Let’s assume we own a widget factory. Our factory runs at 80% of capacity, our output is stable, and we have enough workers, and access to workers, to keep going at this comfortable pace. At this capacity, we can plan for maintenance shutdowns while keeping up with the stable demand. One day, our main supplier of lumber – who happens to be the largest supplier in the country – informs us that after an office party all their inventory burned down, and they will not be able to supply us with any new lumber for at least three months. I think you know what happens in a case like this. We immediately start calling all the other suppliers to secure enough inventory, but we are placed on hold. While listening to the elevator music we quickly realize that everybody else is also calling to secure inventory for their factories. The likely result? Just like higher Uber prices during rush hour because of higher demand and low supply, the price of lumber increases while we are on hold. We have orders to fulfill, so we have no choice but to pay the higher price. In an effort to stay in business, we call all our customers letting them know of the situation and we give them two options: (1) they can delay their order until the supply has been corrected or (2) pay more for their order to offset the additional input cost we now have. In most cases, they decide to pay more as they too have customers relying on them. And just like that, there is inflation because of a supply shock – it is easy to see the parallel with the supply shock brought on by Covid.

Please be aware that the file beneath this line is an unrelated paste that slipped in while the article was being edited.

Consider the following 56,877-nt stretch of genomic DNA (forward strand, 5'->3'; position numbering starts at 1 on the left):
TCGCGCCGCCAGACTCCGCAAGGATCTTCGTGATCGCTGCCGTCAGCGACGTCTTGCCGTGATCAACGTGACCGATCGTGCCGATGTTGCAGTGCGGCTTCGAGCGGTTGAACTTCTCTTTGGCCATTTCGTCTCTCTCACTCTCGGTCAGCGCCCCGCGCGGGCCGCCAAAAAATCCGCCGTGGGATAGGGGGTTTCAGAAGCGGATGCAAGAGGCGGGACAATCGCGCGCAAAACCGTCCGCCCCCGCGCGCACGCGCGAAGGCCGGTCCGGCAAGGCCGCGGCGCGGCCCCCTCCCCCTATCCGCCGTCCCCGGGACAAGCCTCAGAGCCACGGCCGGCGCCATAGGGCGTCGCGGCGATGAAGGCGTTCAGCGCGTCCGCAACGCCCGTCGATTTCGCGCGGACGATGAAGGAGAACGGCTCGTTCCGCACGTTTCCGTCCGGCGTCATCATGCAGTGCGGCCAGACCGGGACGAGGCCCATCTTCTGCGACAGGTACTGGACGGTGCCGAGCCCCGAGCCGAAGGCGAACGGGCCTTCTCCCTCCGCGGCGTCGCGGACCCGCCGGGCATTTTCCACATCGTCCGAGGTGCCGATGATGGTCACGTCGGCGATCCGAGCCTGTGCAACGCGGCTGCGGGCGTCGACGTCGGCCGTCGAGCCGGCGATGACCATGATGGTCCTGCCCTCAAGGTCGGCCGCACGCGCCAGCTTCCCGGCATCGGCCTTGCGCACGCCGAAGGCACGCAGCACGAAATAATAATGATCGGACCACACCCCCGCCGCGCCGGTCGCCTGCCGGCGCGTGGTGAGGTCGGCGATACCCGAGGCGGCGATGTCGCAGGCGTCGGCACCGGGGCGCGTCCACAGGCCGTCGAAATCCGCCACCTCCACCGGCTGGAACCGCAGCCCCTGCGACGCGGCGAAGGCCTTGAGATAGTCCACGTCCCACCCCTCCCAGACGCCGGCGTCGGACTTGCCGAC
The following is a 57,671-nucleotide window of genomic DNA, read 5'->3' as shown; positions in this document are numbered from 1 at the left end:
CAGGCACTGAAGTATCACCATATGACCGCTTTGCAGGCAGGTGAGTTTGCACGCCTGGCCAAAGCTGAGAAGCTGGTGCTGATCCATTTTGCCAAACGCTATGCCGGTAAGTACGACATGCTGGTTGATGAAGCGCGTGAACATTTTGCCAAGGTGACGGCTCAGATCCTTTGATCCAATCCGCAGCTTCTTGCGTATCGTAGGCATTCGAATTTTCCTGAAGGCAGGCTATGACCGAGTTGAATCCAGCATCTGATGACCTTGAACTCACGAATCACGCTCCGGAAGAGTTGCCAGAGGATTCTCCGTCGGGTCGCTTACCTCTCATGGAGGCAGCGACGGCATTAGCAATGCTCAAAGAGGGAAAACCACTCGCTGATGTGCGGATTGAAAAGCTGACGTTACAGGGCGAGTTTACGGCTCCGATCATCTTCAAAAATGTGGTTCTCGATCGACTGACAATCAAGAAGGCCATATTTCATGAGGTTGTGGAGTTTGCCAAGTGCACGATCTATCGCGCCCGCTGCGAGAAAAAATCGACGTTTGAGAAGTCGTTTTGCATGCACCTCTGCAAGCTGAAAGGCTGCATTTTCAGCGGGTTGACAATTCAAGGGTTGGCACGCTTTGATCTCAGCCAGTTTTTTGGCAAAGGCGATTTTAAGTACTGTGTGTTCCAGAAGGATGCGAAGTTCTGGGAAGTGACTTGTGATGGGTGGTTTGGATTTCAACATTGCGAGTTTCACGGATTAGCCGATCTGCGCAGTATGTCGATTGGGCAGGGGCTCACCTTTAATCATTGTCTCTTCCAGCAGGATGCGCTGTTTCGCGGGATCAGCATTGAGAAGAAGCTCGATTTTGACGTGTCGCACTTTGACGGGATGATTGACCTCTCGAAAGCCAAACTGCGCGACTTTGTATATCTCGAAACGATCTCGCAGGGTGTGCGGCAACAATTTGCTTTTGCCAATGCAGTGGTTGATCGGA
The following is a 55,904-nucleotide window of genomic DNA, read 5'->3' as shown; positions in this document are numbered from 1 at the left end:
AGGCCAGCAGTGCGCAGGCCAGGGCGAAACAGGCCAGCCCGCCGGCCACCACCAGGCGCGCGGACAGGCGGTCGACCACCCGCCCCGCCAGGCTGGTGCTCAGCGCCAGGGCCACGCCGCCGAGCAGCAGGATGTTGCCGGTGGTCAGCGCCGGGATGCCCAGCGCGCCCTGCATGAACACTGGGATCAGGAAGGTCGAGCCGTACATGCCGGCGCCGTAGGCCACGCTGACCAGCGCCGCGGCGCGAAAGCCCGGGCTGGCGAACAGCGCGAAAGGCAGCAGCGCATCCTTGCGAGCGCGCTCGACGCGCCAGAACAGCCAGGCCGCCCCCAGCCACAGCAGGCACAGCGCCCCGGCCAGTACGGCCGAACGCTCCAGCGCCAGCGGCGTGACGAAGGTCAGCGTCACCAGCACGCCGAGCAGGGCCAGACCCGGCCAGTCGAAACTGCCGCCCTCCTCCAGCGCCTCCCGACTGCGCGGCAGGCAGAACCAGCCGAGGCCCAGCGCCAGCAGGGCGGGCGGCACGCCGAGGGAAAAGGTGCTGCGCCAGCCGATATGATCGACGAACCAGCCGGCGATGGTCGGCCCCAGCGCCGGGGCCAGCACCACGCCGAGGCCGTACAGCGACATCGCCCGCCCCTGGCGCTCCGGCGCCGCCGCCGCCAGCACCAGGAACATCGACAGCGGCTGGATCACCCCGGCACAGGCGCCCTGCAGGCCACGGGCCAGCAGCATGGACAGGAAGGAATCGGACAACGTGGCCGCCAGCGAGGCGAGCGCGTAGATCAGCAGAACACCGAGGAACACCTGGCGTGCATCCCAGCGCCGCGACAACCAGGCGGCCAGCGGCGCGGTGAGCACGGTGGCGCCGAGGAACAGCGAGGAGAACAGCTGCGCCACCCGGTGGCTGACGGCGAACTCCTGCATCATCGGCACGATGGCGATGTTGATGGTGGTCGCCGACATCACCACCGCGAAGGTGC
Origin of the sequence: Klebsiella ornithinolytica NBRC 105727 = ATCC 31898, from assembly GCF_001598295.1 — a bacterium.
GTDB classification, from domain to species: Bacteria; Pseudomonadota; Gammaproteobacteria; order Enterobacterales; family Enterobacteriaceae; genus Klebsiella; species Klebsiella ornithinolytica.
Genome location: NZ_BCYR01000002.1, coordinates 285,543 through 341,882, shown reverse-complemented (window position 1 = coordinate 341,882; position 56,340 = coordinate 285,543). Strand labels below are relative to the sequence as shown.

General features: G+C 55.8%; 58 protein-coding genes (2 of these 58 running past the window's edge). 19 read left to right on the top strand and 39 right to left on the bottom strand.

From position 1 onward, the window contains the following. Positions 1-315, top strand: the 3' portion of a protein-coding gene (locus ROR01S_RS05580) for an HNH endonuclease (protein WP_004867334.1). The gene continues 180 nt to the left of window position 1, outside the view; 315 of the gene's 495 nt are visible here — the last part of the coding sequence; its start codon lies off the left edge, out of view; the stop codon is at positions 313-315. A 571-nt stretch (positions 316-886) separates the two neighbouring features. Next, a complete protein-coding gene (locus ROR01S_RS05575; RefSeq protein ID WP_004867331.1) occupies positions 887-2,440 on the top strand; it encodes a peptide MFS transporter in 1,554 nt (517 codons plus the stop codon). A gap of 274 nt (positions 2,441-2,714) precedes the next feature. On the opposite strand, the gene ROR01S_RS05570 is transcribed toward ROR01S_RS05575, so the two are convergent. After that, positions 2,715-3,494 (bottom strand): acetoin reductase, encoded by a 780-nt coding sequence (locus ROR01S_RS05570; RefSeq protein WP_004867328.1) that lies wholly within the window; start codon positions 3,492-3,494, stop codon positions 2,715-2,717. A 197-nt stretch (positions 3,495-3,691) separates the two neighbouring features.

This chart shows the contribution of the current supply constraints to the inflation rate. The effect on inflation will become negative (moving inflation lower) as supply gets closer to its 2019 levels